Psychopomp Magazine Winter 2015 - Page 20

Harmony Neal

The Tarot Reader

Act I: Introduction

Ace of Mirrors ᴥ Magic for Beginners

A teenage girl sprays paint over a stencil of a unicorn. She carefully shades and shapes her creature, feeling that this act is rebellious, not because she’s creating street art, placing something beautiful where decay lives, but because she’s a girl and placing a unicorn among the stylized, scribbled names of boys she knows. She’s been influenced by Barbara Kruger and Jenny Holzer, but her secret heart likes stencils of animals best. She admits to being a Banksy fan, even if he tends dark and uses human subjects more often than not.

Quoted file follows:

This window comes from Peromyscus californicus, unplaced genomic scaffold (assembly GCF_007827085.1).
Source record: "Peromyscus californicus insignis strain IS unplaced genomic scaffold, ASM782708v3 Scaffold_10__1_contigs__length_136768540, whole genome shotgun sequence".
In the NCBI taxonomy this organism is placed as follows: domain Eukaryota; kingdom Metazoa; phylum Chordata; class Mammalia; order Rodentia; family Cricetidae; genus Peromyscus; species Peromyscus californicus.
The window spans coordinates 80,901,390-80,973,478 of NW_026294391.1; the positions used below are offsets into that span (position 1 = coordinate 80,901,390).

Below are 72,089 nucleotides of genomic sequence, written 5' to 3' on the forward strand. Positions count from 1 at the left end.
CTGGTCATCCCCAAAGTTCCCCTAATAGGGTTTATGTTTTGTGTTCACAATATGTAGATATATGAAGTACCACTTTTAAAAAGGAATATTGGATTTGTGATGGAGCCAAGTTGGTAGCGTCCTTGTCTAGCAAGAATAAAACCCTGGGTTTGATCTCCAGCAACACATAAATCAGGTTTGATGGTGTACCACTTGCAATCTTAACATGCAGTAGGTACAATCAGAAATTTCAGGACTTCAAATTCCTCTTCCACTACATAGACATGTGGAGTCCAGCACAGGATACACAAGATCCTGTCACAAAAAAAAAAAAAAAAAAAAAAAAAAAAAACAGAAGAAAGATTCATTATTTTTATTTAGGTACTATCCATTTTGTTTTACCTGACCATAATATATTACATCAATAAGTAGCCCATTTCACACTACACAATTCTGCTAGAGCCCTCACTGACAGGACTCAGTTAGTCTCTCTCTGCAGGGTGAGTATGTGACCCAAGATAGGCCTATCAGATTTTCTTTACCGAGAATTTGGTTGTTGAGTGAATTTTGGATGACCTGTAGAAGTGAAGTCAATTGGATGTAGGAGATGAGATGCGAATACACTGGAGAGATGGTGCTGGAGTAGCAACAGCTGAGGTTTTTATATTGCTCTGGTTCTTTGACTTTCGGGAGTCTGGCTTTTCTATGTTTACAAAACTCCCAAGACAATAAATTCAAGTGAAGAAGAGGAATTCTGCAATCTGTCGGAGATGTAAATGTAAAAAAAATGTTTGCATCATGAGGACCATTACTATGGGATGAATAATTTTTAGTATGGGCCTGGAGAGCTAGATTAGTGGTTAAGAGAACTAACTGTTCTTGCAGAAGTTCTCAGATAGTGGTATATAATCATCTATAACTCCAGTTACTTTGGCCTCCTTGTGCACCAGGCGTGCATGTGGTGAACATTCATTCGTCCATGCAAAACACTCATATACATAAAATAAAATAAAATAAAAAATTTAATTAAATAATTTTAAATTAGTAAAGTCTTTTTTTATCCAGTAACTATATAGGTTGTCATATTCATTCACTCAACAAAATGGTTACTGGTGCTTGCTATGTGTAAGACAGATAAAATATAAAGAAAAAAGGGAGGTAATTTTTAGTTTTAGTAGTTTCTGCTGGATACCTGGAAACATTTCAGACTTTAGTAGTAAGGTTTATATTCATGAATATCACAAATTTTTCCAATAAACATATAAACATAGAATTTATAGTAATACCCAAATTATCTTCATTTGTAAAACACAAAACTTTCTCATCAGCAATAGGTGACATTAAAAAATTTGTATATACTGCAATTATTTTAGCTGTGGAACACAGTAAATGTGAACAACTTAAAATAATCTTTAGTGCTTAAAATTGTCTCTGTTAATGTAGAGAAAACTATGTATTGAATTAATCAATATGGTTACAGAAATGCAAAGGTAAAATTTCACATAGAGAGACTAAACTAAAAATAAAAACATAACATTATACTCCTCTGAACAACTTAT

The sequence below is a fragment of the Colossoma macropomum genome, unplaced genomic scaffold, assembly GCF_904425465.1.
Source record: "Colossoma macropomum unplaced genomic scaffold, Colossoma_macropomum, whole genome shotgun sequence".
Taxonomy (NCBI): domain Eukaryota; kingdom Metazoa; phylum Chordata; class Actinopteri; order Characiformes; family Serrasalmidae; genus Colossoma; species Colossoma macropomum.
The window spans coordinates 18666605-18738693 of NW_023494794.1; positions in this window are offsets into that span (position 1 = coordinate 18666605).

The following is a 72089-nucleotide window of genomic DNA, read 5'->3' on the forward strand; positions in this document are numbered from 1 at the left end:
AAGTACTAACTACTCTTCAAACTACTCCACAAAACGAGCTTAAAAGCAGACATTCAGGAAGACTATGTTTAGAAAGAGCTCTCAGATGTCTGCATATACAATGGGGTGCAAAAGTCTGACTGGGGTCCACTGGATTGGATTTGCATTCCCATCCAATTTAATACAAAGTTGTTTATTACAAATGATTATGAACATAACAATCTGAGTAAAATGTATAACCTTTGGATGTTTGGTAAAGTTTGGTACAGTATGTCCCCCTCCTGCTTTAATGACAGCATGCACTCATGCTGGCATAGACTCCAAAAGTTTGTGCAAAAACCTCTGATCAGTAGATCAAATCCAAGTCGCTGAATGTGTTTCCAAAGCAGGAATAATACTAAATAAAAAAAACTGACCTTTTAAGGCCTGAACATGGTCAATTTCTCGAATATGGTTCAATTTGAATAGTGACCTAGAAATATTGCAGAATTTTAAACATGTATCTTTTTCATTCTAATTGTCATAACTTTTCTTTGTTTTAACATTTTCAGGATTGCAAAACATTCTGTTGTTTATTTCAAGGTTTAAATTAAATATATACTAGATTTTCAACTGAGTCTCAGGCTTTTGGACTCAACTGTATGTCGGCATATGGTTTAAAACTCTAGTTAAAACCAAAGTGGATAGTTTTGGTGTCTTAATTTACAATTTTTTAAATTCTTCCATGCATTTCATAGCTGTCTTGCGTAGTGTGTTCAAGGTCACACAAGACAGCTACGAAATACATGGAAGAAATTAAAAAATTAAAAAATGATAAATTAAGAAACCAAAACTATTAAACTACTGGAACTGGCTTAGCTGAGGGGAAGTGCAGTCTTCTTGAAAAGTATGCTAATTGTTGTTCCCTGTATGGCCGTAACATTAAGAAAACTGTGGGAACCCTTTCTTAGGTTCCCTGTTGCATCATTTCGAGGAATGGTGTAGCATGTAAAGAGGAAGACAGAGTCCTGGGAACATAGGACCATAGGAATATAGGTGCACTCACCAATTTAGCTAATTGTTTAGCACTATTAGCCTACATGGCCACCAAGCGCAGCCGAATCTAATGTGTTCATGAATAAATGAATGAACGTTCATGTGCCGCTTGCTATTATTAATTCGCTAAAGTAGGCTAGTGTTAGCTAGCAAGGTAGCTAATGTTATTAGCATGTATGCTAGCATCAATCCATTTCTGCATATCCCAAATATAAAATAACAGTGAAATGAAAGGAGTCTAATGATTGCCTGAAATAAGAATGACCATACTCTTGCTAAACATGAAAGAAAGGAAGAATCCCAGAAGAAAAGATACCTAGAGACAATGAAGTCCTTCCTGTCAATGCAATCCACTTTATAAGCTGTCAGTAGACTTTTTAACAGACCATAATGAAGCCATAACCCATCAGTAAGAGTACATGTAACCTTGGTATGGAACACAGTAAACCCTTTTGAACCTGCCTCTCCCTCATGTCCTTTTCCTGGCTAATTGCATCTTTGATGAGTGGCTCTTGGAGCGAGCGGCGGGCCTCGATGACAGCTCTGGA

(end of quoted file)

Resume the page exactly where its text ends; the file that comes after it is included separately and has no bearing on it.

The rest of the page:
To the unicorn she adds the line “Don’t Forget Me.” She is almost aware of herself, almost aware of all of her possibilities, but she comes up short when she focuses on what is, instead of what could be: in the moments where she knows the world is her stage, but invisible signs all around read: No Girls Allowed!

The Tarot Reader sees her. She’s yet to reach deeper, yet to dive into herself, outside of herself. The Tarot Reader approaches in the head of a unicorn, holding a glass-encased candle, taps her on the shoulder, hands her one card. The girl takes the card, doesn’t know what it means, looks up to ask, but The Tarot Reader is gone.

She puts the card in her pocket, finishes the details of her unicorn, and goes home to Google the card, which is from The Multiverse Tarot, a hard to find deck. The image is part of the Uffington White Horse, which she has never heard of before, but discovers is a massive prehistoric white chalk drawing of a horse made in the English countryside. The internet claims that if a person stands in the horse’s eye and makes a wish, the wish will come true.

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